What is hypnobirthing?

Hypnobirthing focuses on taking the body and mind to a deep relaxed state, so that the birthing muscles are free to do their job.   We have been conditioned to see birth as a scary and painful experience, and as a result most of us involuntary tense up and fight against contractions (or surges, if I use the hypno lingo).  But hypnobirthing theory says that if we remove the resistance caused by tension and fear we can work with our bodies rather than against them.  By using my contractions and natural pushing instincts rather than fighting them, I can retain that sense of calm and control that I want.

That’s the hope, anyway!

In fact, it had a lot of links with things I’ve dabbled with myself – yoga breathing, mindfulness and relaxation techniques.  More than that, it is based on what I know and believe about labour and birth – that it is not a medical event which needs intervention or lots of drugs as long as the mother and baby are healthy and things are progressing as they should.  It tackles the issues of fear and tension as being the two obstacles most likely to turn birth from a natural process to something more complicated.  It supports my belief that my body is perfectly designed to bring my baby into the world, and builds on the confidence my two previous fairly quick and straightforward deliveries have given me.

 

Making hypnobirthing work for me

I have to be honest about my own limitations and abilities though.  I’m quite a highly strung person with a ridiculously short fuse, so I’m worried that in the moment I’ll struggle to put myself into relaxation or to zone out enough.  But that’s exactly why I’m trying to apply hypnobirth principles in the first place, because the techniques give me some tools to use.

So far I’m finding the different types of breathing and the progressive relaxation to be the aspects which speak to me the most.  I struggle with a lot of the visualisation exercises, and find physical anchors work better to encourage me to relax – a touch from Hubs, or having him massage me, or even just triggering the relaxation through my body by loosening my jaw and the muscles around my eyes.

I’m going a bit rogue when it comes to my birth soundtrack.  I listen to my relaxation recording to practice putting myself into the relaxed state, and I will have it on standby during labour if I find myself struggling to get there.  But for the most part I will be listening to my own playlist.  Music is a huge part of my life, and I’m a bit of a snob when it comes to what I will listen to.  I think if I used “real” relaxation tracks I would actually end up less chilled out as they’d just annoy me!  Instead I’ve put together a playlist of some fairly calming songs which either have lyrics which speak to me or which have a wall-of-sound quality for me to focus on.

But above all, I’m just going into it all (labour, birth and hypnobirthing) with an open mind.  Whatever works is right at the time, and I’m not going to get too hung up on any one thing or doing something the “right” way.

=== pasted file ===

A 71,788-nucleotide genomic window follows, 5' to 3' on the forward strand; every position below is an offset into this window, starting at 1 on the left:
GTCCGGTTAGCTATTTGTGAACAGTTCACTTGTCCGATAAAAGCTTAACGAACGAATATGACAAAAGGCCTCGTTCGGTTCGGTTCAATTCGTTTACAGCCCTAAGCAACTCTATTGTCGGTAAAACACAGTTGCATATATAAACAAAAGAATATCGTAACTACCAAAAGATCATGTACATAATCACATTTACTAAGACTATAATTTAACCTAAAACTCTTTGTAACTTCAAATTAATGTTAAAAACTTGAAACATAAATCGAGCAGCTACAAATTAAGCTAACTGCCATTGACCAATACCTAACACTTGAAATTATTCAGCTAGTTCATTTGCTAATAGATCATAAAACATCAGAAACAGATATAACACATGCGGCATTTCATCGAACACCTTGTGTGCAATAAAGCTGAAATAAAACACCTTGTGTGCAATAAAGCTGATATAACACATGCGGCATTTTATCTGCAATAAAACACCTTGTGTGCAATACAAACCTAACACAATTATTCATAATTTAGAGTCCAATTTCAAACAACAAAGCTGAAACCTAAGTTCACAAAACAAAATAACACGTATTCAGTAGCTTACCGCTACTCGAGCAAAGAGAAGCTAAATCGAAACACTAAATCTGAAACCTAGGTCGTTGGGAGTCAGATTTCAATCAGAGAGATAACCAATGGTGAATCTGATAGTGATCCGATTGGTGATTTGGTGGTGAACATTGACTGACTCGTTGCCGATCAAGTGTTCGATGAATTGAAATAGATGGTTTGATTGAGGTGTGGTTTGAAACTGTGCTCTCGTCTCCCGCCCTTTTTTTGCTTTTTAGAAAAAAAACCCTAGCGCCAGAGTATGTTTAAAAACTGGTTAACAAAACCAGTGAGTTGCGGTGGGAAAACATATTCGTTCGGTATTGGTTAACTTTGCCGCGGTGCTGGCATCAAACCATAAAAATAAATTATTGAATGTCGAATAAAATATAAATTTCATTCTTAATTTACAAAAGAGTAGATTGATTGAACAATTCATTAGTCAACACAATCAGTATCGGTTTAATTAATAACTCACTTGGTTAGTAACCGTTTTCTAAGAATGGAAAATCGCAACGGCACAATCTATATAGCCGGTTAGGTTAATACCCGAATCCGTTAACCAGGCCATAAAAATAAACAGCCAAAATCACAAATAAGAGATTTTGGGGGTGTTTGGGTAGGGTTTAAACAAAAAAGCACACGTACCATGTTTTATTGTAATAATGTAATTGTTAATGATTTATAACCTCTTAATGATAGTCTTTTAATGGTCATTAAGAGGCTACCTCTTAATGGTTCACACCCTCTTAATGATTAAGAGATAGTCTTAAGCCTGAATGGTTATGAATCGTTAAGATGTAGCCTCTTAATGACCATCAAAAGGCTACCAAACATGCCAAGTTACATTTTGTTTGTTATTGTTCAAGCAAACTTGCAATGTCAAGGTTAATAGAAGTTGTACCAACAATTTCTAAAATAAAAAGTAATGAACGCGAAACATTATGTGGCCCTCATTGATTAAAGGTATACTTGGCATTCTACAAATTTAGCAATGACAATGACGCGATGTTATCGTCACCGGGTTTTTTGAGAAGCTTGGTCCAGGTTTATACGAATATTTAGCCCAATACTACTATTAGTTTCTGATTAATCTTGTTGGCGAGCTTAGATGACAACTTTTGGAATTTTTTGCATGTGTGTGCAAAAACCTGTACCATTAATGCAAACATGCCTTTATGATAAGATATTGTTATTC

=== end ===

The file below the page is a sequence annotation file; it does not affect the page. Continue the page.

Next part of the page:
Hypnobirth blogs

As I’ve done with home and water births, I’ve been reading birth stories where bloggers have been kind enough to share their experiences.  These ones were my favourites…

Fred, Ted & Company – a calm birth

Love Your Birth – my third hypnobirth

Bumps n Babies – Hannah’s birth story

 

Have you used hypnobirthing techniques?  I’d love to hear about your experiences!

 

 

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my pregnancy at 37 weeks

Week 37 is done and dusted!  I finished up for maternity leave in a cloud of cake and very generous gifts last week and the midwives go on call for my homebirth from tomorrow…the end is in sight!  But actually, I hope I’ve still got a little while to go yet, as I don’t feel ready for birth or for meeting our new little man just yet.

I’m sure this boy will be like his brothers and show up late, but a lot of people are convinced I’m going to go before my due date, so I’ve always said that as long as I get at least a week of maternity leave to put my feet up first, he can come whenever he wants.  But that’s me been on leave for nearly a week now, and I’ve not done any relaxing at all!  I went shopping with my mum all day for my birthday, spent a whole day waddling around the Ideal Homes exhibition on Saturday, we were out celebrating the christening of my friends’ beautiful little girl all day Sunday and yesterday I took the boys to a local farm where I went on a tractor ride (honestly thought my waters would burst) and walked through the woods looking for fairy doors.  In amongst that I’ve been doing housework and trying to nest, and today I need to get things ready for my oldest son’s birthday tomorrow.  I don’t see me chilling out until Friday, so this boy better stay put for the foreseeable!

Plus…I’m not sure I’m ready to let go of being pregnant.  This is our last baby (though my friend and I did get Hubs to agree to baby number 4 at the christening party…though I think that may have had more to do with the cheap bar than any serious commitment), and this pregnancy has been such a wonderful experience.  So as much as I want to meet our little wriggler, I’m not ready for this pregnancy to be over.

So how have things progressed since I last updated at 35 weeks?

Body at 37 weeks

  • I don’t feel I look very different to how I did a few weeks ago.  And people tell me mixed things too (“oh, you’ve dropped” or “you’re still carrying quite high” or “you’re still so neat” to “you can really see a difference this week”) so clearly I’m not the only one unsure.  But I feel different, especially if I’ve been on my feet for too long.